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The card Vampire Hexmage lets you sacrifice it to remove all counters from target permanent. Can it target itself with this effect?

I know a creature can target itself unless it says otherwise (like the examples from this question and answer), but I do not know how a card that sacrifices itself would work.

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Yes, you can

The rules for activating an ability are as follows (slightly abridged for clarity)

602.2. ... Activating an ability follows the steps listed below, in order. ...

602.2a The player announces that they are activating the ability. ...

602.2b The remainder of the process for activating an ability is identical to the process for casting a spell listed in rules 601.2b–i. Those rules apply to activating an ability just as they apply to casting a spell. An activated ability’s analog to a spell’s mana cost (as referenced in rule 601.2f) is its activation cost.
...

Well, that's not precisely helpful. What are is the procedure for casting a spell?

601.2b If the spell is modal, the player announces the mode choice (see rule 700.2)... [This section is pretty long, but basically states that any choices that are to be made such as modes, split cards, or variable costs are chosen here. This does not include targets, however! That comes next]

601.2c The player announces their choice of an appropriate object or player for each target the spell requires... [This section is even longer than the last, and explains how targeting works. But it isn't really relevant here]

601.2d If the spell requires the player to divide or distribute an effect (such as damage or counters) among one or more targets, the player announces the division. Each of these targets must receive at least one of whatever is being divided.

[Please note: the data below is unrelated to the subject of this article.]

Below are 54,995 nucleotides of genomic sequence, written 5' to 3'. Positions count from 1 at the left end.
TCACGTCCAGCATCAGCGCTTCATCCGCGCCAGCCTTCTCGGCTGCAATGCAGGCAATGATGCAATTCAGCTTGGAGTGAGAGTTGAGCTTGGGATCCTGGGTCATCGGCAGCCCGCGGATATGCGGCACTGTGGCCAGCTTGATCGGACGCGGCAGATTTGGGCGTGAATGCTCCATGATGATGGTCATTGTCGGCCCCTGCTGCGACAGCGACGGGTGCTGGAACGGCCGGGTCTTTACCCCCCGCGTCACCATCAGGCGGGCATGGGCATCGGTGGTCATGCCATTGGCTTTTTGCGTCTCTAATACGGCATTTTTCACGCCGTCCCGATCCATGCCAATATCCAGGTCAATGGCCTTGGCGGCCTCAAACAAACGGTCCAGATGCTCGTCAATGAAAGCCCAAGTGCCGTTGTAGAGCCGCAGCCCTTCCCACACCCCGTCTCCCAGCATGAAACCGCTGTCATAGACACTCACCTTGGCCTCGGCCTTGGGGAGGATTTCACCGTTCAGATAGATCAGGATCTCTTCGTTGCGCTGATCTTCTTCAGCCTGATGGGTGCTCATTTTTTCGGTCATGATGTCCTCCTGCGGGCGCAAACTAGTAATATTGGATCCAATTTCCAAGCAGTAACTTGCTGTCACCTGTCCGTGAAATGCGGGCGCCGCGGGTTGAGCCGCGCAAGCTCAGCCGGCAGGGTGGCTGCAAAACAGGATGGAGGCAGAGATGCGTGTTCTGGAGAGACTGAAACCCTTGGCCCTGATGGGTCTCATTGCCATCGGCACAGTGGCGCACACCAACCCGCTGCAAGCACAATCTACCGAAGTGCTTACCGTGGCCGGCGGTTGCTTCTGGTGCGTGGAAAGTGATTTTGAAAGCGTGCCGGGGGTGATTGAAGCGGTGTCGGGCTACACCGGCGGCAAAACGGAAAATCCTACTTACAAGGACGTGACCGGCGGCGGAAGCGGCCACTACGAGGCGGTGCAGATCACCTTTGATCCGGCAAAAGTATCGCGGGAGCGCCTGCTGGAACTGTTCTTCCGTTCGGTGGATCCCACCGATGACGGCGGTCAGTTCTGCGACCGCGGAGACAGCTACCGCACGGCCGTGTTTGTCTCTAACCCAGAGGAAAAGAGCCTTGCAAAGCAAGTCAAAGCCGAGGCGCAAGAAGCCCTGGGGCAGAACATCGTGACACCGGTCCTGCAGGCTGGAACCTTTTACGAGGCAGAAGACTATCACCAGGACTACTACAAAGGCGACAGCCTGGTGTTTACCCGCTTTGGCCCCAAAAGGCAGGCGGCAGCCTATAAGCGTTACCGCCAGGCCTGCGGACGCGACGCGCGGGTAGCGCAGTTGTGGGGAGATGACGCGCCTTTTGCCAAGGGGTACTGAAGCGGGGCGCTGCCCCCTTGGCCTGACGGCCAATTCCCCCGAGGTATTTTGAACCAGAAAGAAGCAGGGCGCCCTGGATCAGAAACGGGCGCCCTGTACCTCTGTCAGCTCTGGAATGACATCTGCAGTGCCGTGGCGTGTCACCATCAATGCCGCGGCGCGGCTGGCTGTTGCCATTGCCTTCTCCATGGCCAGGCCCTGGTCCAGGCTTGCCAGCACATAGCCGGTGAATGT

601.2e The game checks to see if the proposed spell can legally be cast. If the proposed spell is illegal, the game returns to the moment before the casting of that spell was proposed (see rule 721, “Handling Illegal Actions”).

601.2f The player determines the total cost of the spell. ...

601.2g If the total cost includes a mana payment, the player then has a chance to activate mana abilities (see rule 605, “Mana Abilities”). Mana abilities must be activated before costs are paid.

601.2h The player pays the total cost in any order. Partial payments are not allowed. Unpayable costs can’t be paid.
...[Example]

601.2i Once the steps described in 601.2a–h are completed, effects that modify the characteristics of the spell as it’s cast are applied, then the spell becomes cast. Any abilities that trigger when a spell is cast or put onto the stack trigger at this time. If the spell’s controller had priority before casting it, they get priority.

The key ideas here are that targets are chosen and spell (ability) legality are both checked before costs are paid.

That means that when you chose the target for Vampire Hexmage, you haven't sacrificed Vampire Hexmage yet. And when you check to make sure that you can cast the ability, you still haven't sacrificed Vampire Hexmage. Once you've paid the cost and sacrificed the Hexmage the ability will go on the stack, and it won't check for the presence of targets again until it resolves (at which point it will fizzle due to lack of target)

If you play Arena you can see this order of operations in action with the card Final Payment. When you play Final Payment, you will first be asked which additional cost you wish to pay, then you will be asked to chose a target, and finally you will be asked which creature or enchantment you wish to sacrifice (assuming you chose that option). This has tripped me up several times actually, as I tend to think about it in the opposite order, leading me to select my chosen sacrifice as the target, only to realize my mistake when I can't chose an opponent's creature as the sacrifice. Fortunately, Arena lets you undo spells you are in the process of choosing options for.

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  • Would it also remove any counters from the Vampire Hexmage before it is sent to the graveyard from sacrifice? I assume not, but it is still a key piece of info I need to know. – Shadow Z. Mar 22 '19 at 18:18
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    You're sacrificing as part of the process of activating the ability, which is before the ability resolves. – murgatroid99 Mar 22 '19 at 21:00

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